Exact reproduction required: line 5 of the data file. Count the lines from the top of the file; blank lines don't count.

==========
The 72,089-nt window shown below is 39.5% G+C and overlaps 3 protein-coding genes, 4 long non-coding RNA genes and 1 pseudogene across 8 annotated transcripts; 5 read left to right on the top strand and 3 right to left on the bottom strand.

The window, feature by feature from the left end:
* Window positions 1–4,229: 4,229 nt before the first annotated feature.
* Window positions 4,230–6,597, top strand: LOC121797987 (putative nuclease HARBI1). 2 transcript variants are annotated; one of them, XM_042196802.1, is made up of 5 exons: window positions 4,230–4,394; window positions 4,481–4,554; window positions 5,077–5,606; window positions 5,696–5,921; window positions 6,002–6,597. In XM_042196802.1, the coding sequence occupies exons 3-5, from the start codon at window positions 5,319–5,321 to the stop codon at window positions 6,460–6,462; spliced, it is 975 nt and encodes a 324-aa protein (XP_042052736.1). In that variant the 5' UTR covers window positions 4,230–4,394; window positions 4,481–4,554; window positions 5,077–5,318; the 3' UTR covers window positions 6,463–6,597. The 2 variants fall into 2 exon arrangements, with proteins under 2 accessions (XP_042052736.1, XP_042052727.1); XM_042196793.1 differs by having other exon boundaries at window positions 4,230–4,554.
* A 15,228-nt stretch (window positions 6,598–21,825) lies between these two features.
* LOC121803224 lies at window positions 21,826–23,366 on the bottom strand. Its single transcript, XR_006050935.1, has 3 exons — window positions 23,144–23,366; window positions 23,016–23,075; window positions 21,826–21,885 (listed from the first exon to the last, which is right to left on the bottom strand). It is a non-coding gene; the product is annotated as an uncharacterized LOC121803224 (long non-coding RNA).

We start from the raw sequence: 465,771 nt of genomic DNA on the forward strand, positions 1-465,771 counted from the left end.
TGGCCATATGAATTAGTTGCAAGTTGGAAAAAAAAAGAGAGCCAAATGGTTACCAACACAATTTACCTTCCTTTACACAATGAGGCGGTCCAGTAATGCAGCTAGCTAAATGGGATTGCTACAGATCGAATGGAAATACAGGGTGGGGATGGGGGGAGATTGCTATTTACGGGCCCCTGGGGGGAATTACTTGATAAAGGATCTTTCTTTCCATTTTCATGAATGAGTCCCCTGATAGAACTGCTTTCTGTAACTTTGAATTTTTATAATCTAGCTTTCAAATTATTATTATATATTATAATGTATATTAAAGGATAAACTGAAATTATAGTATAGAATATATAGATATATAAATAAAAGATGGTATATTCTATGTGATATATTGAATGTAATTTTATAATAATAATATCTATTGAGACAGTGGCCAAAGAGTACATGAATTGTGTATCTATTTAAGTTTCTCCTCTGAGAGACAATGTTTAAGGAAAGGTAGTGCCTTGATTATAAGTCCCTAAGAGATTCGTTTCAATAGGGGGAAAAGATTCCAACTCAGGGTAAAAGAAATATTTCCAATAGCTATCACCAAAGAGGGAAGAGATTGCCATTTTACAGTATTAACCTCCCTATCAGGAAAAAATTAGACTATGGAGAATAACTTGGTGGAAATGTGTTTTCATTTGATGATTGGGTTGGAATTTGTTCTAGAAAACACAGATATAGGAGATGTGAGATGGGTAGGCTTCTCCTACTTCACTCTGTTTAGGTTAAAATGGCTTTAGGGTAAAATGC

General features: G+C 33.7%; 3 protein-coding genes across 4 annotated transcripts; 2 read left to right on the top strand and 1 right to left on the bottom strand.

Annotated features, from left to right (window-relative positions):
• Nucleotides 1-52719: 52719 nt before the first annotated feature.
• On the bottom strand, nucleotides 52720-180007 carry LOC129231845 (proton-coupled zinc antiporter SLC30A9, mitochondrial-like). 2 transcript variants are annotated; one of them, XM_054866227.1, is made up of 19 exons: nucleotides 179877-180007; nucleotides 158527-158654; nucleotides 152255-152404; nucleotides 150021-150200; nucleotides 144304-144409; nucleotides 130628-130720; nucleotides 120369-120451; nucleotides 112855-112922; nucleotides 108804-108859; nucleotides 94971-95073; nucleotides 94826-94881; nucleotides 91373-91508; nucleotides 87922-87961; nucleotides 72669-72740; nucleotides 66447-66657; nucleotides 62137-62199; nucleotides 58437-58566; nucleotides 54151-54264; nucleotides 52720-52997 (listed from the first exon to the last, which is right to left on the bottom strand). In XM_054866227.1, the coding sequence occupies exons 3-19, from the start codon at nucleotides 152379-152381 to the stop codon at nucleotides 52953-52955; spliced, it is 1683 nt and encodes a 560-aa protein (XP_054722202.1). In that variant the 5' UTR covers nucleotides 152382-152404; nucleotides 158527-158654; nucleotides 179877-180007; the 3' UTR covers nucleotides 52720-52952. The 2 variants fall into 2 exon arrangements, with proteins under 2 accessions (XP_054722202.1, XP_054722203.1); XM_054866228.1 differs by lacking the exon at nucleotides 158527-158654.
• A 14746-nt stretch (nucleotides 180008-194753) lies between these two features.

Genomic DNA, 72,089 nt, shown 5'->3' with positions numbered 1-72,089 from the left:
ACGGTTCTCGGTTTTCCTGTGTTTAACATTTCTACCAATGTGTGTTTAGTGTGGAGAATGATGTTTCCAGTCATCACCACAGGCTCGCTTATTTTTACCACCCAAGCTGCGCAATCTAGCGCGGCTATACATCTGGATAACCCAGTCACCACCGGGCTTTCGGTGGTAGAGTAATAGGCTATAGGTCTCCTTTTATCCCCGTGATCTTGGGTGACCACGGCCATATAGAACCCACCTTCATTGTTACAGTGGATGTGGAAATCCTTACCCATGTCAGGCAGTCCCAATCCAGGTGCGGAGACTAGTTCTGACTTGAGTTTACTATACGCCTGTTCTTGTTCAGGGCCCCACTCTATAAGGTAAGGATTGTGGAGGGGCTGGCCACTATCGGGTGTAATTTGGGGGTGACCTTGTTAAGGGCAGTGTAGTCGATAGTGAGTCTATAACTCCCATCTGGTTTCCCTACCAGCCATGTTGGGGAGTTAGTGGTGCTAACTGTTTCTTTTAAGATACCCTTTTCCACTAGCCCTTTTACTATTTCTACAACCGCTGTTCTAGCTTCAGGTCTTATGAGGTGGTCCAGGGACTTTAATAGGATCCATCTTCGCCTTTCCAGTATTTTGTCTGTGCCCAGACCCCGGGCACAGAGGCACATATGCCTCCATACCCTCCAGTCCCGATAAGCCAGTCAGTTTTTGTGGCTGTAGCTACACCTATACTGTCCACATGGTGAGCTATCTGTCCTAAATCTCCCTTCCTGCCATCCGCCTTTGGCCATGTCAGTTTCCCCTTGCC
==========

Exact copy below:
* A 15,228-nt stretch (window positions 6,598–21,825) lies between these two features.